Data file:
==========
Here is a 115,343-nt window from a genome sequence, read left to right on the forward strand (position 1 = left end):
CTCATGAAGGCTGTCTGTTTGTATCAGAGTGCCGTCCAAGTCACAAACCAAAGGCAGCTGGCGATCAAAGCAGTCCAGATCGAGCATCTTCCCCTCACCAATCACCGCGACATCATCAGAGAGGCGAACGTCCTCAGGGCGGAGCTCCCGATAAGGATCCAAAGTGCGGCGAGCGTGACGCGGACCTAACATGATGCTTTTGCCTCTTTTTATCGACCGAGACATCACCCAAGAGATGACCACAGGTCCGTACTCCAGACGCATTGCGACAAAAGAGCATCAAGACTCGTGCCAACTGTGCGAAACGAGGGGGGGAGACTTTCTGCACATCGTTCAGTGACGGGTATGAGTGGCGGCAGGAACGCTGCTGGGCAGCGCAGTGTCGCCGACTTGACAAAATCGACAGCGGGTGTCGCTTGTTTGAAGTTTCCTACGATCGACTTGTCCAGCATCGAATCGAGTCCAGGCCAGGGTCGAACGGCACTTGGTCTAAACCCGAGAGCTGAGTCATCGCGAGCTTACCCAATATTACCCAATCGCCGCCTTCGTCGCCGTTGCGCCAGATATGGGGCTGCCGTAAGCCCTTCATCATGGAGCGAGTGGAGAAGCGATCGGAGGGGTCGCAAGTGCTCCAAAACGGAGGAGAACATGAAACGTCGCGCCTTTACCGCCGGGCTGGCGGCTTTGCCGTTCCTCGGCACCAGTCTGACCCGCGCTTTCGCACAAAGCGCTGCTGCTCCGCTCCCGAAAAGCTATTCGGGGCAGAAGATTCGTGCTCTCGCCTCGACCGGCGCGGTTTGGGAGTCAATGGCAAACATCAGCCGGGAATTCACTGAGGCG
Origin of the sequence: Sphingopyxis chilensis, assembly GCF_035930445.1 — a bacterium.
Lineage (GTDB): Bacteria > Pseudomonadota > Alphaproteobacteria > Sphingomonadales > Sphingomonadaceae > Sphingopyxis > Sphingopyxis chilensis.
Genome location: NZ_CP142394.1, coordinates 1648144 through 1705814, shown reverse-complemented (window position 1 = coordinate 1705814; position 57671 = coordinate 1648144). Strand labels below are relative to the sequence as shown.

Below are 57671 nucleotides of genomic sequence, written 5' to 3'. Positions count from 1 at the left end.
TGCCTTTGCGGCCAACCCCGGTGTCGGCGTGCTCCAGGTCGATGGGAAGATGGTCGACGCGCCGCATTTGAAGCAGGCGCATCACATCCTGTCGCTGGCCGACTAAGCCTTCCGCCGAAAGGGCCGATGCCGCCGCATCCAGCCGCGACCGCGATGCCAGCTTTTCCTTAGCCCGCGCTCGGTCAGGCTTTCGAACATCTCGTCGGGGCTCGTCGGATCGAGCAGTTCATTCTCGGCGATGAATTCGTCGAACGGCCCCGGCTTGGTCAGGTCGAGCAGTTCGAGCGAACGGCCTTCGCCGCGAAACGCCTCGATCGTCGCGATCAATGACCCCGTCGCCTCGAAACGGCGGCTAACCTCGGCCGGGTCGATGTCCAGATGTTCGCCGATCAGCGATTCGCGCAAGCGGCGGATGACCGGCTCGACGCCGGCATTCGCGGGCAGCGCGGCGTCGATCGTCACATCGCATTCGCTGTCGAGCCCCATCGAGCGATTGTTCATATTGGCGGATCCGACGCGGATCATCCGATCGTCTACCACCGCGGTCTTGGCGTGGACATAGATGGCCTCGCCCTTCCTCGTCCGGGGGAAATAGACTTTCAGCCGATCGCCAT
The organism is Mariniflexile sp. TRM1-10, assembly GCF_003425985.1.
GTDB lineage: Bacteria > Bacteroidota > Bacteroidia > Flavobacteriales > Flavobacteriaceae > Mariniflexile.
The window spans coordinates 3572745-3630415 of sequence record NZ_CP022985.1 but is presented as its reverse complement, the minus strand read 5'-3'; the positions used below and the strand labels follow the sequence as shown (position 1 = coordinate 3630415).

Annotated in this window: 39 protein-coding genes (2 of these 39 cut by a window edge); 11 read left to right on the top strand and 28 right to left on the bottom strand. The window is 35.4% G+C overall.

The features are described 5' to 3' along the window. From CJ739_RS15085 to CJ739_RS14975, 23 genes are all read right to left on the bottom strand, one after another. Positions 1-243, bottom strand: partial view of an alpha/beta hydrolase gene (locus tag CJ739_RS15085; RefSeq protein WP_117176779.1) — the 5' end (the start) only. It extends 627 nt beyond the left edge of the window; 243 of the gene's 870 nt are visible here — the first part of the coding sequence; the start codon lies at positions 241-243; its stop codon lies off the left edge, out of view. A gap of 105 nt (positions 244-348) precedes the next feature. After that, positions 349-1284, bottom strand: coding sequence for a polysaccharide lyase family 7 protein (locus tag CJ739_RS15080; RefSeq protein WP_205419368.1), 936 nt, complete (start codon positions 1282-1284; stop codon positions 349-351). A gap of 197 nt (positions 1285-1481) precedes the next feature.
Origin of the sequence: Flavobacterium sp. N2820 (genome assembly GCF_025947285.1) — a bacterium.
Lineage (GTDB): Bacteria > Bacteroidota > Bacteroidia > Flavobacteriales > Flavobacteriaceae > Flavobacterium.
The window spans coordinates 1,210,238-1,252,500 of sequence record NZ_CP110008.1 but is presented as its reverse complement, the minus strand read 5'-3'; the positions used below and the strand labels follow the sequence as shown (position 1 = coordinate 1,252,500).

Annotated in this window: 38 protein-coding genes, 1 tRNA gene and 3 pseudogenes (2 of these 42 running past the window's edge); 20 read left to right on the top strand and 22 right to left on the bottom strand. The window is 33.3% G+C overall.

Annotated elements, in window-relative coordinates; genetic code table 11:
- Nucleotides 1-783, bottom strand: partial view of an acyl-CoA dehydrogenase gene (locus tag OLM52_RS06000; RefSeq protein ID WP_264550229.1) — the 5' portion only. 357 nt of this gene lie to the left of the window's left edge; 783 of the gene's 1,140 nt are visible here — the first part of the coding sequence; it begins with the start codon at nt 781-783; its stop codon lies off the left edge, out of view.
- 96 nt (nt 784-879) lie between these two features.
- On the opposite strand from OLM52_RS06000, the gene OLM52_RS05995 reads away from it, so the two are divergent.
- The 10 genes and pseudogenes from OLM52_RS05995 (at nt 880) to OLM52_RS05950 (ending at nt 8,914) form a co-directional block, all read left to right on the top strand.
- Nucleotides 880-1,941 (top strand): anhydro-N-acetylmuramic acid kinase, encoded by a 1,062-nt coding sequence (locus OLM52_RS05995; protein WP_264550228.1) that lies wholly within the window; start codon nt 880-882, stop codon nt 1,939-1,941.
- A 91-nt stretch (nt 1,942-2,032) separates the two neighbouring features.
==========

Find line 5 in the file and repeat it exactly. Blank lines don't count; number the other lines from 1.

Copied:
Genome location: NZ_CP142394.1, coordinates 1648144 through 1705814, shown reverse-complemented (window position 1 = coordinate 1705814; position 57671 = coordinate 1648144). Strand labels below are relative to the sequence as shown.